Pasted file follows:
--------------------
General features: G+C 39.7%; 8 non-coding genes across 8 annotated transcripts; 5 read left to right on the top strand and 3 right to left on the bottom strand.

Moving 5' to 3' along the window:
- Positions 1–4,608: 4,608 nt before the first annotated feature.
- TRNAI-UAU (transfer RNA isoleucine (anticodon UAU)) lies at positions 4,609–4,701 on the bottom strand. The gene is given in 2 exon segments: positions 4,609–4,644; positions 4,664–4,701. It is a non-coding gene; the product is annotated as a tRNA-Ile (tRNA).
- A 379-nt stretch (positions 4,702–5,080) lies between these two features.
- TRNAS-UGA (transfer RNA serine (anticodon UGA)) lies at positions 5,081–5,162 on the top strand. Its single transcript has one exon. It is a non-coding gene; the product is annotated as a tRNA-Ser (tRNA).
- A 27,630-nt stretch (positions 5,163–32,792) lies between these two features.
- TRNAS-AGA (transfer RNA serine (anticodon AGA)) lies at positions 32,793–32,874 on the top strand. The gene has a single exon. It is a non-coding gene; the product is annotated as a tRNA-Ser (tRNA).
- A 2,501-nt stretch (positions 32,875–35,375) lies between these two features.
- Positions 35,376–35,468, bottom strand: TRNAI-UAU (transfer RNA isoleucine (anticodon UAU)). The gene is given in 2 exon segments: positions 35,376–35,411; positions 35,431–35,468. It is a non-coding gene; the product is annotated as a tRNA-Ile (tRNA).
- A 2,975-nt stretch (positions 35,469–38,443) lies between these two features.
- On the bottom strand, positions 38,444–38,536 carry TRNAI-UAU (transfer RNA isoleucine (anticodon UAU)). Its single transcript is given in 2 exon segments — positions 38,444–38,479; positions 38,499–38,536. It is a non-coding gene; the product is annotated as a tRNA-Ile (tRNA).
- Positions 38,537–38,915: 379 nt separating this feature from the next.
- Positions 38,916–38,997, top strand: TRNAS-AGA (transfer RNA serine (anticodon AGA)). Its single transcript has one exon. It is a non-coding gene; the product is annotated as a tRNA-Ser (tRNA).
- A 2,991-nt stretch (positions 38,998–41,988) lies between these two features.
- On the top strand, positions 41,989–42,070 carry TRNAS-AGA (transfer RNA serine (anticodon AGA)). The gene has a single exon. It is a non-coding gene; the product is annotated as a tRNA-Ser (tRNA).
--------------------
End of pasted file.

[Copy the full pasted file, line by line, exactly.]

General features: G+C 39.7%; 8 non-coding genes across 8 annotated transcripts; 5 read left to right on the top strand and 3 right to left on the bottom strand.

Moving 5' to 3' along the window:
- Positions 1–4,608: 4,608 nt before the first annotated feature.
- TRNAI-UAU (transfer RNA isoleucine (anticodon UAU)) lies at positions 4,609–4,701 on the bottom strand. The gene is given in 2 exon segments: positions 4,609–4,644; positions 4,664–4,701. It is a non-coding gene; the product is annotated as a tRNA-Ile (tRNA).
- A 379-nt stretch (positions 4,702–5,080) lies between these two features.
- TRNAS-UGA (transfer RNA serine (anticodon UGA)) lies at positions 5,081–5,162 on the top strand. Its single transcript has one exon. It is a non-coding gene; the product is annotated as a tRNA-Ser (tRNA).
- A 27,630-nt stretch (positions 5,163–32,792) lies between these two features.
- TRNAS-AGA (transfer RNA serine (anticodon AGA)) lies at positions 32,793–32,874 on the top strand. The gene has a single exon. It is a non-coding gene; the product is annotated as a tRNA-Ser (tRNA).
- A 2,501-nt stretch (positions 32,875–35,375) lies between these two features.
- Positions 35,376–35,468, bottom strand: TRNAI-UAU (transfer RNA isoleucine (anticodon UAU)). The gene is given in 2 exon segments: positions 35,376–35,411; positions 35,431–35,468. It is a non-coding gene; the product is annotated as a tRNA-Ile (tRNA).
- A 2,975-nt stretch (positions 35,469–38,443) lies between these two features.
- On the bottom strand, positions 38,444–38,536 carry TRNAI-UAU (transfer RNA isoleucine (anticodon UAU)). Its single transcript is given in 2 exon segments — positions 38,444–38,479; positions 38,499–38,536. It is a non-coding gene; the product is annotated as a tRNA-Ile (tRNA).
- Positions 38,537–38,915: 379 nt separating this feature from the next.
- Positions 38,916–38,997, top strand: TRNAS-AGA (transfer RNA serine (anticodon AGA)). Its single transcript has one exon. It is a non-coding gene; the product is annotated as a tRNA-Ser (tRNA).
- A 2,991-nt stretch (positions 38,998–41,988) lies between these two features.
- On the top strand, positions 41,989–42,070 carry TRNAS-AGA (transfer RNA serine (anticodon AGA)). The gene has a single exon. It is a non-coding gene; the product is annotated as a tRNA-Ser (tRNA).